Indeed, evidence seems to suggest that in the wake of a PT improvement the most immediate patronage growth is attributable to existing users subsequently choosing to use public transport more. And given that public transport is more popular among younger people, in the long run such improvements may increase the degree to which public transport is incorporated into their future decisions, such as whether to get a drivers license, buy a vehicle, and – perhaps most importantly – the relative locations of their home/work. The logic of this argument could be summarised as follows:
- Premise 1: A large number of relatively young people are currently using public transport to meet a proportion of their travel needs (true)
- Premise 2: These young people will, in the future, have to make many significant transport/lifestyle decisions that will impact on their future demand for public transport (true)
- Conclusion: Therefore growing public transport patronage may be best achieved by focusing on meeting the needs of existing users which, in turn, will slow the rate at which existing users stop using public transport
Some numbers might also help to make this argument a little clearer.
First, consider a stylised world that consists of only three groups of people who are able to be completely characterised by their age-group. In the figure below the x-axis (horizontal) shows these three age-groups, whereas the y-axis (vertical) shows the percentage of trips made by car and public transport for each age-group (the MoT’s HTS hints at similar differences in use of public transport between age-groups, even if the mode share is different).
Now if we know the population weightings for the 0-19, 20-65, and 65+ age groups – and we assume that all groups have the same daily need for travel (which may be approximately true for the 0-19 and 19-65 age groups) – then we can calculate the contribution of each age group to total PT trips, as illustrated below.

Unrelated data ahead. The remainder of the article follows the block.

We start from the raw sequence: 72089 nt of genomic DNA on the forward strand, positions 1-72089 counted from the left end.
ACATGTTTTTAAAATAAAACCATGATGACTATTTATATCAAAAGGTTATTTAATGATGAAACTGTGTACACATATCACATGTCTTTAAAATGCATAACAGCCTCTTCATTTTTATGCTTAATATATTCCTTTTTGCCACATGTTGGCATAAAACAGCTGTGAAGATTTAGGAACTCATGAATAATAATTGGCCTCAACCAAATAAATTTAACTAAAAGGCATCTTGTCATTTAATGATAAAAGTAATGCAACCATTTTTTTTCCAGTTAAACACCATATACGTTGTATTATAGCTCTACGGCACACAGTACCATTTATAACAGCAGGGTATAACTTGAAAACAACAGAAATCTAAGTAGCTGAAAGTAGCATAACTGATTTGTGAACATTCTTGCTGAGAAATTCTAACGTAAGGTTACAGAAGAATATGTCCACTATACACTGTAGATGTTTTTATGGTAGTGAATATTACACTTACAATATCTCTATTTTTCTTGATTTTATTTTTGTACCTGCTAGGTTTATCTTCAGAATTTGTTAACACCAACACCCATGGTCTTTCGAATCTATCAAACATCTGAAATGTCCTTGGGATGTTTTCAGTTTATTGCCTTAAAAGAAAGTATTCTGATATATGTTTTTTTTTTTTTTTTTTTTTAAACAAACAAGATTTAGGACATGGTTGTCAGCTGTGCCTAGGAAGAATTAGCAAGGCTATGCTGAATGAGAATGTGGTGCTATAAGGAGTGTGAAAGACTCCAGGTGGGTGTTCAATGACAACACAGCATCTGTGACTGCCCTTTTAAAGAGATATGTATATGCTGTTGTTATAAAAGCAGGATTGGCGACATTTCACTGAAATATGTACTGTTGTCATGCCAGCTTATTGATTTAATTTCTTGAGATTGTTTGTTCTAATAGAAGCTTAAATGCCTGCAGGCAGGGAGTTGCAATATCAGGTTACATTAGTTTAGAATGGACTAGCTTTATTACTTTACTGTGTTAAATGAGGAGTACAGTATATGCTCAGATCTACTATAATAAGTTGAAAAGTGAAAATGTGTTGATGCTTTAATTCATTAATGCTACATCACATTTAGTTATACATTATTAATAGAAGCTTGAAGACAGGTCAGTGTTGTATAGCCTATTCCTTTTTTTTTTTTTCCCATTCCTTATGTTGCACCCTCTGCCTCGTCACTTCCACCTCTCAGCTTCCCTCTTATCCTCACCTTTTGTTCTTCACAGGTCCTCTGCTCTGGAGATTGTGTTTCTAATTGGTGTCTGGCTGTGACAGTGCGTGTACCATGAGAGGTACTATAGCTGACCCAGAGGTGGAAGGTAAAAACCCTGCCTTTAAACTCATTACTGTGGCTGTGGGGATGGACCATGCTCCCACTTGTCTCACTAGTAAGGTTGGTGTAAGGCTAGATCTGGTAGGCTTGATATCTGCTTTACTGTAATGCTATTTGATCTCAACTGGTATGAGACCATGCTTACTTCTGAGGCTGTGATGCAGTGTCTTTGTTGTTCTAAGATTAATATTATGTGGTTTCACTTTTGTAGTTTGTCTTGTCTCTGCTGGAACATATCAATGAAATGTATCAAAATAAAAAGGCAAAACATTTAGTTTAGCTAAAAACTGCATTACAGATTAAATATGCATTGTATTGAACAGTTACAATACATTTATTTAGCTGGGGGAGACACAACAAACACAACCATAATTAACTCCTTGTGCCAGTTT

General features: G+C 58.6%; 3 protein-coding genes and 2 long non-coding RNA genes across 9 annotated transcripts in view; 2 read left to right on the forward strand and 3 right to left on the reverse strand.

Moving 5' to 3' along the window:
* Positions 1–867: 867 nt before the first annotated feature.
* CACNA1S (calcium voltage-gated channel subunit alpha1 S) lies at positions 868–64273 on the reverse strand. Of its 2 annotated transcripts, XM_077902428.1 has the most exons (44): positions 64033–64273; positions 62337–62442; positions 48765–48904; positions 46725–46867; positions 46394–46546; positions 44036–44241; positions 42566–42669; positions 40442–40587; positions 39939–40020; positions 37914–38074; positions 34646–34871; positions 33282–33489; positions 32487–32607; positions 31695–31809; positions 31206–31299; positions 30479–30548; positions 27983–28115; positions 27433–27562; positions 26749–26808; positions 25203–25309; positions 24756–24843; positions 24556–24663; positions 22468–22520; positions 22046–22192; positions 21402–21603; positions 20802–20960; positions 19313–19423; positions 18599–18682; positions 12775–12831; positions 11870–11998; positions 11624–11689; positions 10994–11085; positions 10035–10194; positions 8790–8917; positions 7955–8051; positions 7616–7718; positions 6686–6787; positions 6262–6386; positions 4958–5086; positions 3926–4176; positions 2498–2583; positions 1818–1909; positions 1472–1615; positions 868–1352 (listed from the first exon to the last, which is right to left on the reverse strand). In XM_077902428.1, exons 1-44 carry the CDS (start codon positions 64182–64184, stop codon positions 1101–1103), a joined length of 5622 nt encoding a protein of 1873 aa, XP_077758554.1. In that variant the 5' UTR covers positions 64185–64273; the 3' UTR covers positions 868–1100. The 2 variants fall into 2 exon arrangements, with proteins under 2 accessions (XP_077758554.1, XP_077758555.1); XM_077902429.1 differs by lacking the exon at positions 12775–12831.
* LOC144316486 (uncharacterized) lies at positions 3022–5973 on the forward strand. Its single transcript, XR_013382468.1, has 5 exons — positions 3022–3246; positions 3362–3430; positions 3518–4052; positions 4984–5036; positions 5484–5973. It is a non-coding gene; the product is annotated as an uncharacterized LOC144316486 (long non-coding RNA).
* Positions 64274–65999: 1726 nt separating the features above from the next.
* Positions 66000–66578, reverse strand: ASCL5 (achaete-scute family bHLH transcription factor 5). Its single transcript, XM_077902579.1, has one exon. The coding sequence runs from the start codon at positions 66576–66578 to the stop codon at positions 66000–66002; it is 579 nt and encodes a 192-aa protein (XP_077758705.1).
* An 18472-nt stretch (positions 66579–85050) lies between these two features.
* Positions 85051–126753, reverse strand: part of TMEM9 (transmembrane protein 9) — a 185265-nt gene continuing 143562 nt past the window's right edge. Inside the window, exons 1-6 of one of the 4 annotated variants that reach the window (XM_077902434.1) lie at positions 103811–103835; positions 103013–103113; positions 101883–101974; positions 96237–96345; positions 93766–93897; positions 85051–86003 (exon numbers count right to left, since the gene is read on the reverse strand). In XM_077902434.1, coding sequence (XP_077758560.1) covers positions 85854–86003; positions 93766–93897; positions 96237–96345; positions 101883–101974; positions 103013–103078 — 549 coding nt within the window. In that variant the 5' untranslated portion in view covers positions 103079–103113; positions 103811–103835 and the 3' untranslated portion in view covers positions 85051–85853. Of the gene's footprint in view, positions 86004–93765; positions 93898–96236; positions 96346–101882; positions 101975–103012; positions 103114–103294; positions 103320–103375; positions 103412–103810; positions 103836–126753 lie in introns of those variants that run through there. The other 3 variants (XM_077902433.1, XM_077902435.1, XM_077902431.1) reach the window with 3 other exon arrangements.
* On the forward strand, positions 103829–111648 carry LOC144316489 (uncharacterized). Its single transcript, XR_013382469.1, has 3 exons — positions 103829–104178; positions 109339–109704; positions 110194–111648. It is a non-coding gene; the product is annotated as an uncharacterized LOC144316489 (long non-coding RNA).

The first thing to note is that while the 0-19 age-group is only 30% of the population, they contribute 60% of all PT trips, which is more than twice as much as the contribution made by the 19-65 age-group. Similarly, while the 65+ age group is only one-sixth of the 19-65 age-group, the former contributes 2/3 of the patronage of the latter.
Using this little hypothetical quantitative framework we can now test a few different scenarios.
Let’s first consider a scenario where we invested heavily in rail with the aim of getting more people in the 19-65 age-group onto public transport. And let’s say that this investment was spectacularly successful, such that the public transport mode share for this age-group doubled from 10% to 20% (highlighted in red), while patronage in the other groups was unaffected (for the purposes of this exercise it’s useful to hold mode shares in other age groups constant). The impact on overall travel demands is summarised in the table below, where the important figure is in the right-hand column, second row from the bottom. This shows that public transport’s share of all trips has increased from 25% to 31% as a result of this investment.
Let’s consider another scenario, where PT investment focuses on users in the 0-19 age-group. This might be, for example, a doubling in the level of concessions for these users and a focus on expanding frequency and span so that public transport meets more of their all-day, all-week travel demands. Let’s also say that this investment increases PT’s market share in the 0-19 age-group by 50%, i.e. from 50% to 75% (highlighted in red), while other groups are unaffected. The impacts on overall travel demands are shown below, where the important number is “32%”. So a 50% increase in PT market share for the 0-19 age-group generates slightly more PT trips than the 100% increase in PT market share for the 19-65 age-group.